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Political postmodernist Barbara Kruger and the Whitney Museum are being sued by Thomas Hoepker for using one of his pictures without permission and proper credit -- a clear copyright violation, according to Hoepker, a 40-year veteran photographer with more than 20 books under his belt. Kruger's piece -- Untitled (It's a Small World But Not If You Have to Clean It) (1990) -- uses a cropped version of Hoepker's Charlotte with Looking Glass (ca. 1959), a picture of a girl peering through a magnifying glass. Kruger's adaptation of the image, which includes her signature superimposed text, is used in a number of items relating to her current retrospective at the Whitney (on view through Oct. 22), including a billboard at Eight Avenue and 42nd Street and t-shirts, refrigerator magnets and sticky notes at the museum's gift store.

Hoepker, vice president of Magnum Photos/New York, says the suit "is not so much about money as about the blatant way one colleague is ripping off another." And adds "my cousin, now Charlotte Dabney, is puzzled and annoyed that her portrait is making the rounds in newspapers, exhibitions and on huge billboards." Hoepker doesn't specify a damage amount, but the sum would reflect the sales price of the Kruger work (which is owned by the Museum of Contemporary Art in Los Angeles), as well as the revenues on sales of merchandise and rights for TV and Internet use, with the final total multiplied by five in punitive damages. A spokesperson for the Whitney tells Artnet Magazine that the organization doesn't believe the suit against the museum has any merit.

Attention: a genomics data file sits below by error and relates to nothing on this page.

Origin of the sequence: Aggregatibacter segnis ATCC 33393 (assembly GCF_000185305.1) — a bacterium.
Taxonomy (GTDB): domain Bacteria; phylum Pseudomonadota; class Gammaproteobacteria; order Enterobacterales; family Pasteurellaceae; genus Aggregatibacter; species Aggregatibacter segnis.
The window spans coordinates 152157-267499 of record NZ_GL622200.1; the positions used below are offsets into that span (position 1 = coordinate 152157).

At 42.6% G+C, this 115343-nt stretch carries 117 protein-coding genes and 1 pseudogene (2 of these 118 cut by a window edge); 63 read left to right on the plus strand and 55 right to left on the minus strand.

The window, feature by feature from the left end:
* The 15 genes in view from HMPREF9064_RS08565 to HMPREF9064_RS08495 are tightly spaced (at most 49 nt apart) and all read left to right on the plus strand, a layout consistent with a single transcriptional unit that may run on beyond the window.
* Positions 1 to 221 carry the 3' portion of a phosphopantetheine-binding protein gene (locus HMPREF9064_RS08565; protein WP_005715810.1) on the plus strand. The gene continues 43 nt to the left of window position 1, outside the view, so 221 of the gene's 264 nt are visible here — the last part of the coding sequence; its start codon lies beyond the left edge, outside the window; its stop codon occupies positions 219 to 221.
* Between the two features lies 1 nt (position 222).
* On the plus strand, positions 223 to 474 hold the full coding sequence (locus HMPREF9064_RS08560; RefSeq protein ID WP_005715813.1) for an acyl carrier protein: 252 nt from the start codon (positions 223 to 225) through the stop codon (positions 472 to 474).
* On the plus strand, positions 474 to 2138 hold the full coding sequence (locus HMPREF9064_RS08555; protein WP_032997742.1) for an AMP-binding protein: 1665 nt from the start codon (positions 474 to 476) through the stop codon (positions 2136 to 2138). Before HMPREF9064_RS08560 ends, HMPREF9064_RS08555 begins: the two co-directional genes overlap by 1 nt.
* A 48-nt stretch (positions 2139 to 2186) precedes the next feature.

Painter-turned-director Julian Schnabel's Before Night Falls, which is based on the autobiography of Cuban novelist and poet Reinaldo Arenas, has been awarded the Grand Jury Prize and a Best Actor Award for its lead, Javier Bardem, in the 57th Venice International Film Festival. The film also received a Pasolini Award from the Catholic Church. Fine Line Features bought North American rights to the biopic for an estimated $1 million-$1.5 million, and plans to begin screenings in December with an eye to Oscar consideration on the strength of Bardem's performance, who has starred in Pedro Almodovar's Live Flesh and Bigas Luna's Jamón Jamón. In the meantime, the movie unspools at the New York Film Fest in early October.

In other art world-Hollywood news, Julie Taymor, known for her Broadway staging of The Lion King, is in negotiations to direct Salma Hayek as Frida Kahlo in a biopic for Miramax. The confirmed cast includes Alfred Molina as Diego Rivera, Antonio Banderas as David Siqueiros, Ashley Judd as Tina Modotti and Ed Norton in a cameo as Nelson Rockefeller.

Police found eight grenades and launchers near the Chillida-Leku Museum in Hernani, Spain, as Basque sculptor Eduardo Chillida was giving a tour of the gardens to Spain's King Juan Carlos and Queen Sofía on Sept. 16, according to international reports. Basque terrorist group ETA is believed to have planted the grenades in retaliation for recent arrests of its members in France.

A policeman was killed late Oct. 1997 in a shoot-out with three terrorists who were disguised as gardeners working on Jeff Koons' giant Puppy sculpture at the Guggenheim Museum Bilbao, and last year the museum's website was hit by hackers who inserted slogans praising the separatist organization. ETA, by the way, stands for Euskadi ta Askatuta, which translates as "Basque Homeland and Liberty."

The Berlin Biennial has been postponed until next year due to delays in city funding of the second installment of the popular avant-garde art show. The Hauptstadtkulturvertrag ("capital culture contract"), which helps underwrite the event, was not signed in time by government officials, forcing the Biennial to be rescheduled for Apr. 20, 2001-June 20, 2001. The biennial was launched in 1998 under the general direction of Klaus Biensenbach in the Berlin Kunst Werk, the Akademie der Künste and Postfuhramt, and brought together an impressive show of the global avant-garde, including works by Gabriel Orozco and Sarah Sze.